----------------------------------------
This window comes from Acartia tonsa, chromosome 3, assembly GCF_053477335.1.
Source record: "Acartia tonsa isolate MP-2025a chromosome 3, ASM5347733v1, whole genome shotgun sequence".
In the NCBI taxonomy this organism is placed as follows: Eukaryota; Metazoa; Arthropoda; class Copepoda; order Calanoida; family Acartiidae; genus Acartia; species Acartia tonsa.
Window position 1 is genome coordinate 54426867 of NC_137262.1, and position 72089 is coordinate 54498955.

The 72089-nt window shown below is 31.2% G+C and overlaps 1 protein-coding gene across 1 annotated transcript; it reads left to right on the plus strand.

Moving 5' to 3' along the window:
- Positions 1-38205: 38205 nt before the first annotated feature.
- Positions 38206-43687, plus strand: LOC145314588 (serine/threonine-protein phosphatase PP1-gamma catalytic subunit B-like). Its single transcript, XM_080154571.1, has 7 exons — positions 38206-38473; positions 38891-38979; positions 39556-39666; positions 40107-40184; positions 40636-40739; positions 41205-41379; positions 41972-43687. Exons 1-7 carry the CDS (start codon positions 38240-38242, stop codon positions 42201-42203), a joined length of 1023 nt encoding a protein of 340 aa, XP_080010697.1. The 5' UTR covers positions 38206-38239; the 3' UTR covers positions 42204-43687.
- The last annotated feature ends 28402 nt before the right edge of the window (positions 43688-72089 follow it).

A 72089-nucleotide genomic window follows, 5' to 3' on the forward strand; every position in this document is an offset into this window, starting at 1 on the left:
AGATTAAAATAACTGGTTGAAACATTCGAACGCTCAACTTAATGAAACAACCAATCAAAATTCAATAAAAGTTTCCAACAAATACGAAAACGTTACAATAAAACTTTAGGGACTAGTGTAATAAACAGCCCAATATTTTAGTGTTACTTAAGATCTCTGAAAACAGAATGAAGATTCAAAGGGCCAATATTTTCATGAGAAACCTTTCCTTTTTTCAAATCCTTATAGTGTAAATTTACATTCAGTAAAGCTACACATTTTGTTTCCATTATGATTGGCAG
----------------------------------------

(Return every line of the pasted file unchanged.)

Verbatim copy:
This window comes from Acartia tonsa, chromosome 3, assembly GCF_053477335.1.
Source record: "Acartia tonsa isolate MP-2025a chromosome 3, ASM5347733v1, whole genome shotgun sequence".
In the NCBI taxonomy this organism is placed as follows: Eukaryota; Metazoa; Arthropoda; class Copepoda; order Calanoida; family Acartiidae; genus Acartia; species Acartia tonsa.
Window position 1 is genome coordinate 54426867 of NC_137262.1, and position 72089 is coordinate 54498955.

The 72089-nt window shown below is 31.2% G+C and overlaps 1 protein-coding gene across 1 annotated transcript; it reads left to right on the plus strand.

Moving 5' to 3' along the window:
- Positions 1-38205: 38205 nt before the first annotated feature.
- Positions 38206-43687, plus strand: LOC145314588 (serine/threonine-protein phosphatase PP1-gamma catalytic subunit B-like). Its single transcript, XM_080154571.1, has 7 exons — positions 38206-38473; positions 38891-38979; positions 39556-39666; positions 40107-40184; positions 40636-40739; positions 41205-41379; positions 41972-43687. Exons 1-7 carry the CDS (start codon positions 38240-38242, stop codon positions 42201-42203), a joined length of 1023 nt encoding a protein of 340 aa, XP_080010697.1. The 5' UTR covers positions 38206-38239; the 3' UTR covers positions 42204-43687.
- The last annotated feature ends 28402 nt before the right edge of the window (positions 43688-72089 follow it).

A 72089-nucleotide genomic window follows, 5' to 3' on the forward strand; every position in this document is an offset into this window, starting at 1 on the left:
AGATTAAAATAACTGGTTGAAACATTCGAACGCTCAACTTAATGAAACAACCAATCAAAATTCAATAAAAGTTTCCAACAAATACGAAAACGTTACAATAAAACTTTAGGGACTAGTGTAATAAACAGCCCAATATTTTAGTGTTACTTAAGATCTCTGAAAACAGAATGAAGATTCAAAGGGCCAATATTTTCATGAGAAACCTTTCCTTTTTTCAAATCCTTATAGTGTAAATTTACATTCAGTAAAGCTACACATTTTGTTTCCATTATGATTGGCAG